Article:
The museum gave House of Mercy a solar filter-equipped telescope, and staff have distributed more than 70 “eclipse backpacks” stuffed with a commemorative water bottle; two pairs of eclipse glasses; basic scientific information; a blanket; bagged lunch; hygiene supplies; and more.

“Not only is it a great way to include people in the festivities, it’s also a great conversation starter for a street outreach person,” said Keene. “You only have so many introductions – especially if you’re walking up to someone in a tent encampment, or somebody that’s sleeping in the street,” he added. “In our work, that’s our opportunity. Every one of those connections is a chance to get somebody inside and into a program. So these eclipse backpacks are great for that.”

At St. Cecilia Catholic School in Houston – where the sun should appear to be about 93 percent-95 percent covered – it’s “Eclipse 2.0,” with more activities planned than the last occurrence.

John Aylor, assistant principal, has been telling St. Cecilia’s 616 pre-Kindergarten through eighth-grade students, “This is your opportunity to see God’s creation in action.”

Mary Margaret Leavitt – St. Cecilia’s STREAM (Science, Technology, Religion, Engineering, Arts and Math) Integration Teacher – assembled a compendium of different activities recommended by NASA and other institutions, providing a set of resources to teachers.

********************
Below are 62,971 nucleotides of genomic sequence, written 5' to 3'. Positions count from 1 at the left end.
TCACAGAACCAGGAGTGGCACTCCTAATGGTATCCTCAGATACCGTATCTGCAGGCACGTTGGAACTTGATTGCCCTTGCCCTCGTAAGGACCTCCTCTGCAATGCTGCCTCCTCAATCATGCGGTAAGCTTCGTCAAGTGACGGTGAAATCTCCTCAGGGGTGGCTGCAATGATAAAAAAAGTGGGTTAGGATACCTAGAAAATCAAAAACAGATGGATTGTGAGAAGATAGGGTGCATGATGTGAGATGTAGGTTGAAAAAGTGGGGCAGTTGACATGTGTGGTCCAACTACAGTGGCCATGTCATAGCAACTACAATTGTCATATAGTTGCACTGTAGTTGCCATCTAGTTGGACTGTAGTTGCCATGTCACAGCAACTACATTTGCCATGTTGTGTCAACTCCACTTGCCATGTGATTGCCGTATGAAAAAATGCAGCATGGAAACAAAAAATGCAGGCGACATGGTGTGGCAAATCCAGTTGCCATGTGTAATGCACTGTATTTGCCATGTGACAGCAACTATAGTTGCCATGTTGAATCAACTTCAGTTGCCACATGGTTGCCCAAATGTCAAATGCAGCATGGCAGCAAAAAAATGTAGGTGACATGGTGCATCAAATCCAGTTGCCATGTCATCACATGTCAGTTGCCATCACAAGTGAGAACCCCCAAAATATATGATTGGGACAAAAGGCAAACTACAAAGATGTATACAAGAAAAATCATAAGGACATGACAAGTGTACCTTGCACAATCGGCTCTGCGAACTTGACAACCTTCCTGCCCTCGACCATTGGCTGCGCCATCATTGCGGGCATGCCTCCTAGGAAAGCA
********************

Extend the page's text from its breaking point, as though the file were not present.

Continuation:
Eclipse viewing will take place both outdoors and via indoor livestream. Younger grades are learning about physical science to understand the process of what’s happening, while more advanced grades are studying the physics of the phenomenon through shadow and light waves.

“This is a chance for them to see what sort of design, what sort of beauty, is within the world – and just to help incorporate a better understanding of the science behind it all,” said Aylor. “And then, just the historical perspective of it – ‘I was there.’ We took time to learn; we took time to think – and stop and wonder.”

Brother Guy Consolmagno – the Jesuit director of the Vatican Observatory – told OSV News the April 8 solar eclipse “might be more spectacular than the one in 2017 because the sun is more active right now.”

That said, it’s uncertain if the heavens will cooperate with clear skies.

“What I find particularly spiritual in an eclipse is that we can predict precisely when it will happen – and plan accordingly – but we cannot predict just what it will look like or how we will react,” said Brother Guy. “In that way, it reminds me how God is forever reliable but still always able to surprise us.”